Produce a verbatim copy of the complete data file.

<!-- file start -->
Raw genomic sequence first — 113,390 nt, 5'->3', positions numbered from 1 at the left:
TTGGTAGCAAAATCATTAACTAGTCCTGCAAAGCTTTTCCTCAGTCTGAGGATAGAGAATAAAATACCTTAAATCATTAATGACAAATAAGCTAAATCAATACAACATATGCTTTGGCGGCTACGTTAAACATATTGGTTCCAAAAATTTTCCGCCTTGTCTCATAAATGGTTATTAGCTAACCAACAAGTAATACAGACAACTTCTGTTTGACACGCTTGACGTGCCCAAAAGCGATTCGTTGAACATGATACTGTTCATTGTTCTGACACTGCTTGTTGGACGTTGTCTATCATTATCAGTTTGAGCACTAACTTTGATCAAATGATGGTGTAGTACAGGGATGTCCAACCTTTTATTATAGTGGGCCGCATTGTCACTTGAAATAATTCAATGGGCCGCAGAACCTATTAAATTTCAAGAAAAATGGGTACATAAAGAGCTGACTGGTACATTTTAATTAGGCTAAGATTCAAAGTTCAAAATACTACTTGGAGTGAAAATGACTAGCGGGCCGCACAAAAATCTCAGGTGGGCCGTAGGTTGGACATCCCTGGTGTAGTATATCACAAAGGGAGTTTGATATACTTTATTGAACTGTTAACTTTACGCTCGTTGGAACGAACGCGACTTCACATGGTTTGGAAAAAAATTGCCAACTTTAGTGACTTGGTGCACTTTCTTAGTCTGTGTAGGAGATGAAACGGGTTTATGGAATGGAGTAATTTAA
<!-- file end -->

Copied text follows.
Raw genomic sequence first — 113,390 nt, 5'->3', positions numbered from 1 at the left:
TTGGTAGCAAAATCATTAACTAGTCCTGCAAAGCTTTTCCTCAGTCTGAGGATAGAGAATAAAATACCTTAAATCATTAATGACAAATAAGCTAAATCAATACAACATATGCTTTGGCGGCTACGTTAAACATATTGGTTCCAAAAATTTTCCGCCTTGTCTCATAAATGGTTATTAGCTAACCAACAAGTAATACAGACAACTTCTGTTTGACACGCTTGACGTGCCCAAAAGCGATTCGTTGAACATGATACTGTTCATTGTTCTGACACTGCTTGTTGGACGTTGTCTATCATTATCAGTTTGAGCACTAACTTTGATCAAATGATGGTGTAGTACAGGGATGTCCAACCTTTTATTATAGTGGGCCGCATTGTCACTTGAAATAATTCAATGGGCCGCAGAACCTATTAAATTTCAAGAAAAATGGGTACATAAAGAGCTGACTGGTACATTTTAATTAGGCTAAGATTCAAAGTTCAAAATACTACTTGGAGTGAAAATGACTAGCGGGCCGCACAAAAATCTCAGGTGGGCCGTAGGTTGGACATCCCTGGTGTAGTATATCACAAAGGGAGTTTGATATACTTTATTGAACTGTTAACTTTACGCTCGTTGGAACGAACGCGACTTCACATGGTTTGGAAAAAAATTGCCAACTTTAGTGACTTGGTGCACTTTCTTAGTCTGTGTAGGAGATGAAACGGGTTTATGGAATGGAGTAATTTAA